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MINNEAPOLIS - Two consumers filed a class action lawsuit against Supervalu Inc. based here, alleging that the company's Cub Foods division systematically mislabeled regular USDA choice beef, and sold it at a higher price for the past five years.
The lawsuit -- filed in Anoka County by the Vadnais Heights, Minn.-based Consumer Justice Center on behalf of plaintiffs Michael Olson and John Wylde -- alleged Supervalu's Cub Food Stores routinely mislabeled choice beef as genuine "Black Angus," a breed-specific, premium priced type of beef that is largely regarded as being superior to regular cuts of beef.
The suit alleged that Cub Foods engaged in a violation of Minnesota's uniform deceptive trade practices and unlawful trade practices laws; consumer fraud and false advertising statutes and fraud by omission.
The lawsuit received considerable media coverage in the local market, where all major networks extensively covered the story, according to the plaintiffs' attorney, who said two meat cutters who worked at several Cub Foods locations claim the mislabeling practice was rampant and dated back at least five years.
"It is our firm belief, based on confidences assured to us by our butcher sources, that Cub would receive choice beef in boxes and then re-label it as Rancher's Preferred Black Angus beef," attorney Thomas J. Lyons, Jr. of the Consumer Justice Center told Progressive Grocer.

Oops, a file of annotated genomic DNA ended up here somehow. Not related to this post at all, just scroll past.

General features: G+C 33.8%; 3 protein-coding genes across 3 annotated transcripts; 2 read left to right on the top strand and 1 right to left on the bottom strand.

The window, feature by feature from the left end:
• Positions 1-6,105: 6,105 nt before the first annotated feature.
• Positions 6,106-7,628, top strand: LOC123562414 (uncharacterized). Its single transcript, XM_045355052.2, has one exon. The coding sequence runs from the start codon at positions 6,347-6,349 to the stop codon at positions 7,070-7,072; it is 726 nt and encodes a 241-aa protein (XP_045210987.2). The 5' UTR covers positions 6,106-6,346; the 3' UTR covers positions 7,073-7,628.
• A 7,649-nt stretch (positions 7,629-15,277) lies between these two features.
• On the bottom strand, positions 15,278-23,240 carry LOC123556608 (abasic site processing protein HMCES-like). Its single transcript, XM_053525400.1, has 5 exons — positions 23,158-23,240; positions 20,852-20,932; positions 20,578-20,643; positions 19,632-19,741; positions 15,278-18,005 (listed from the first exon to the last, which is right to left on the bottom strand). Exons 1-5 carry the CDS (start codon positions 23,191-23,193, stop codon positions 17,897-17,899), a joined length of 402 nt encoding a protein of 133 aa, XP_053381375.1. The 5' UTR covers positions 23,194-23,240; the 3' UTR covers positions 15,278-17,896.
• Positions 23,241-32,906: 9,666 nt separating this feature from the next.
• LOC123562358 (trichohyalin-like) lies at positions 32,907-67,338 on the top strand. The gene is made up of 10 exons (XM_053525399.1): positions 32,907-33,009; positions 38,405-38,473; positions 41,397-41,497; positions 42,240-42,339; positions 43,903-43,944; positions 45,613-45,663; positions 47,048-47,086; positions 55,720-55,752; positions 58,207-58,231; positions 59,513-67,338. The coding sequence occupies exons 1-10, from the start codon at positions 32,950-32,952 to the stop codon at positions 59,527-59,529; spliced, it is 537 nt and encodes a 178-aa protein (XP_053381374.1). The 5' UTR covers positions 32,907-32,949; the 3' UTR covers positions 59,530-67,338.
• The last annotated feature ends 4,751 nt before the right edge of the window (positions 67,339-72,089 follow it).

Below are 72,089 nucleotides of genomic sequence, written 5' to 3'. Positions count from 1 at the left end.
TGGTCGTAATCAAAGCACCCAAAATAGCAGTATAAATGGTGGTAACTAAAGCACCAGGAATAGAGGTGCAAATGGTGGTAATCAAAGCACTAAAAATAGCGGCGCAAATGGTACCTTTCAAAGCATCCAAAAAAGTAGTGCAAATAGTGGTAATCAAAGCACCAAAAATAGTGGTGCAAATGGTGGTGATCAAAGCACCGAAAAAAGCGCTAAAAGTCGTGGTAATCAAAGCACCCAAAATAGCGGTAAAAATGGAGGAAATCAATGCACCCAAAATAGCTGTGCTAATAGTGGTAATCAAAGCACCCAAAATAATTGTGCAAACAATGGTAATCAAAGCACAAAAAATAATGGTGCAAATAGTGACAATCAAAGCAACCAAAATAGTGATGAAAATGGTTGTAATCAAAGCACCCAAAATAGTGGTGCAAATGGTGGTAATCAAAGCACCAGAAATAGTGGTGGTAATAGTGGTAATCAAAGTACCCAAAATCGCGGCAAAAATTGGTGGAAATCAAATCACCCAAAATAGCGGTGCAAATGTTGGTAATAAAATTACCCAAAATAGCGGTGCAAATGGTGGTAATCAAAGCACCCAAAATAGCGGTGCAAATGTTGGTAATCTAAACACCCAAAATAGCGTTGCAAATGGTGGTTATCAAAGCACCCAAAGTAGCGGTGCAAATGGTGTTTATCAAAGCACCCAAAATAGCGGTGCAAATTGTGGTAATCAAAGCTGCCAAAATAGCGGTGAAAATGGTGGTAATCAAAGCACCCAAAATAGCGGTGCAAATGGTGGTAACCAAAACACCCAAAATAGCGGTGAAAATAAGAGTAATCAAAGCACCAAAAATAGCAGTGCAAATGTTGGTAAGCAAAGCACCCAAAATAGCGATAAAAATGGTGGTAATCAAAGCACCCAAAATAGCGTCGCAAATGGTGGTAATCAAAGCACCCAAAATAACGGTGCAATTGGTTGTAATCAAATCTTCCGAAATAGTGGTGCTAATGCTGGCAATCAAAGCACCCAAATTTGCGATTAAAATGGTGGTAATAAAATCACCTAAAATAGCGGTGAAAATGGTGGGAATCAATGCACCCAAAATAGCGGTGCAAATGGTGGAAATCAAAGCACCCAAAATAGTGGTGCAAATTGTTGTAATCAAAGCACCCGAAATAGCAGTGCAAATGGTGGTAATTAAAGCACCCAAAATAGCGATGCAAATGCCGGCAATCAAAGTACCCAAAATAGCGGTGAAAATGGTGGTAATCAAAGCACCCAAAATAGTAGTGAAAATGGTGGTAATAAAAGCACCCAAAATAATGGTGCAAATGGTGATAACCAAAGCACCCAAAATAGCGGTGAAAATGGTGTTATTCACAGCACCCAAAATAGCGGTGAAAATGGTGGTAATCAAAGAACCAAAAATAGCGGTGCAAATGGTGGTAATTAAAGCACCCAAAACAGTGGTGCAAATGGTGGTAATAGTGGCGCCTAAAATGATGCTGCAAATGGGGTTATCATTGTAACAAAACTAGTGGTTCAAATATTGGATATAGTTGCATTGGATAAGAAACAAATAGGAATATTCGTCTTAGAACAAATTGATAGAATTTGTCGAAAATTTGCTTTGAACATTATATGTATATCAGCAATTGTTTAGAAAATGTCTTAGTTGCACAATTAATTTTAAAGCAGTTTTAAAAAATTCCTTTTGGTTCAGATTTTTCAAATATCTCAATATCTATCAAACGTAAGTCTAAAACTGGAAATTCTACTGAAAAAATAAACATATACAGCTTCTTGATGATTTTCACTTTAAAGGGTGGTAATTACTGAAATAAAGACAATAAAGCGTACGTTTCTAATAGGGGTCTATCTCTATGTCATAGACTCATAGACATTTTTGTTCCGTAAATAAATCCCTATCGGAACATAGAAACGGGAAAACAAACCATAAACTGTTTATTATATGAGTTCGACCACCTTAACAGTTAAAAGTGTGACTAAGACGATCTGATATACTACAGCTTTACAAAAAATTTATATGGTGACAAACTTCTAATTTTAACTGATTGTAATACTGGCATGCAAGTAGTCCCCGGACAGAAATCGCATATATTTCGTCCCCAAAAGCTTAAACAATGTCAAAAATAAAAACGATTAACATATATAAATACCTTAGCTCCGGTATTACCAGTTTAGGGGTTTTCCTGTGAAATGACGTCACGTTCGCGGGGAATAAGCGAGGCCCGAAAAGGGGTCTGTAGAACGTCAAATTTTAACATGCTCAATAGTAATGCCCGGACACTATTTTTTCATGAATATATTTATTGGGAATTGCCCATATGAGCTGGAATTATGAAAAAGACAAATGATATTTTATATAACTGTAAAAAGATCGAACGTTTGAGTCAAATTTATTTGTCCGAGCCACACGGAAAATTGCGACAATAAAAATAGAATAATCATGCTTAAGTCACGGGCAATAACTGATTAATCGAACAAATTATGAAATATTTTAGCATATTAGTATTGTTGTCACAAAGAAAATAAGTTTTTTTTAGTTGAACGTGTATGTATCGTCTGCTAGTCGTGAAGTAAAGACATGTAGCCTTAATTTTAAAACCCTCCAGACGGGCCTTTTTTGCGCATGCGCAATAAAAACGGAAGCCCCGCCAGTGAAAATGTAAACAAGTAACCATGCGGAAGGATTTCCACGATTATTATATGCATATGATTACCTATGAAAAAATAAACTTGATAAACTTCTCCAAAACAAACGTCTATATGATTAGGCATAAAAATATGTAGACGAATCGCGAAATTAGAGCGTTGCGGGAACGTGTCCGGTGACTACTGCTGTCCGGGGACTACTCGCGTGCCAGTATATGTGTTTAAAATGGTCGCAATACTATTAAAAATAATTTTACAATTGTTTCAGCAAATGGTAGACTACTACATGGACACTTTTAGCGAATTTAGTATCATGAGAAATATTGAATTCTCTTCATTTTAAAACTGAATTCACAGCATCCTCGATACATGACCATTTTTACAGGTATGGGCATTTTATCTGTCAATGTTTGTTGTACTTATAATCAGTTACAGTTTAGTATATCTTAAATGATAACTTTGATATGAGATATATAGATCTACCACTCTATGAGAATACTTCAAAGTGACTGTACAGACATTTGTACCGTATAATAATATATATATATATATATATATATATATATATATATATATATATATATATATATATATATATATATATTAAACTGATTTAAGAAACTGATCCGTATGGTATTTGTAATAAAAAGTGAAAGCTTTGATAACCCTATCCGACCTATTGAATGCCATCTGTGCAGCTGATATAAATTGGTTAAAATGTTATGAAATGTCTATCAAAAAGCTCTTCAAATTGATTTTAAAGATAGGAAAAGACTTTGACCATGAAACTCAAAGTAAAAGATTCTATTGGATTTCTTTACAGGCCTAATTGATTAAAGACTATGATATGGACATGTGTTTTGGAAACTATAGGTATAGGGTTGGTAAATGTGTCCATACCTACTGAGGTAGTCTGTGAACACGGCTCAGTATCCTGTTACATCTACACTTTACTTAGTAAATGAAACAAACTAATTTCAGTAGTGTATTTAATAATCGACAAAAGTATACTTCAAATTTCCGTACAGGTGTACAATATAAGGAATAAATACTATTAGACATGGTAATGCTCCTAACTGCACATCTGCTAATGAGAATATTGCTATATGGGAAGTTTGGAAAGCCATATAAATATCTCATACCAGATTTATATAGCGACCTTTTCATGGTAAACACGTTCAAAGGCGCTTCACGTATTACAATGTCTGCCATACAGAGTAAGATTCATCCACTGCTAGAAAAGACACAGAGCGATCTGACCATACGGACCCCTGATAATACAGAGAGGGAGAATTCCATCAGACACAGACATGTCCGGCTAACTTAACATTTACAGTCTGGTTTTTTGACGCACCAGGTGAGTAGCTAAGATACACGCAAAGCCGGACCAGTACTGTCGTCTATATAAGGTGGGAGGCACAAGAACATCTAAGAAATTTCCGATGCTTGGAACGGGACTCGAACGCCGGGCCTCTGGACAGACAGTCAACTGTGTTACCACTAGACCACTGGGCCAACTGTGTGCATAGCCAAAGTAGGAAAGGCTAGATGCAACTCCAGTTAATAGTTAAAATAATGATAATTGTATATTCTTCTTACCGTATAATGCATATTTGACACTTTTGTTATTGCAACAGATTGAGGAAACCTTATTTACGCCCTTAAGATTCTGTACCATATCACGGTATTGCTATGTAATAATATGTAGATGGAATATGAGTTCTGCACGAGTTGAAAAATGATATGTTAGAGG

"It's an easy enough matter to get to the heart of," said Lyons, noting the audit trails in place for record-keeping and verification in accord with the USDA's provisions for recognizing and providing specification and classification for Black Angus through a variety of bulletins, schedules and other mechanisms.
The Cub Foods meat-cutters who brought the alleged practice to light were not identified and were not named in the complaint.
Although Supervalu did not respond to requests by Progressive Grocer for further information, Cub issued a statement saying, "We absolutely stand behind the integrity of our products. Fundamental to the success of our business is providing customers with the quality they expect. If, at any time, that standard is not met, it will be corrected immediately to ensure our responsibility to our customers is intact."
Prior to the filing of complaint, former employees of Cub Foods brought the practice of improperly labeling and selling non-Black Angus Beef as genuine Black Angus beef to the attention of Cub Food and Supervalu executives, according to the suit, which further contends that when the former employee's concerns were ignored and the practices continued they contacted The Consumer Justice Center.
The plaintiffs alleged this mislabeling practice by Cub Foods has gone on for several years. Lyons said class action status is being sought because there are so many potential plaintiffs that allowing each to bring separate actions would clog the court system for years. The suit further alleged that "thousands of tons of mislabeled beef has been sold and that Black Angus beef often commands a price of about $1 per pound more than regular USDA Choice beef."
Supervalu, parent company of Jewel-Osco, Acme Markets, Shaw's and Save-A-Lot, among others, ranks third among the nation's biggest supermarket chains after Kroger Co. and Safeway Inc. In 1980, the company purchased Cub Foods, which currently operates 54 stores in the Twin Cities market.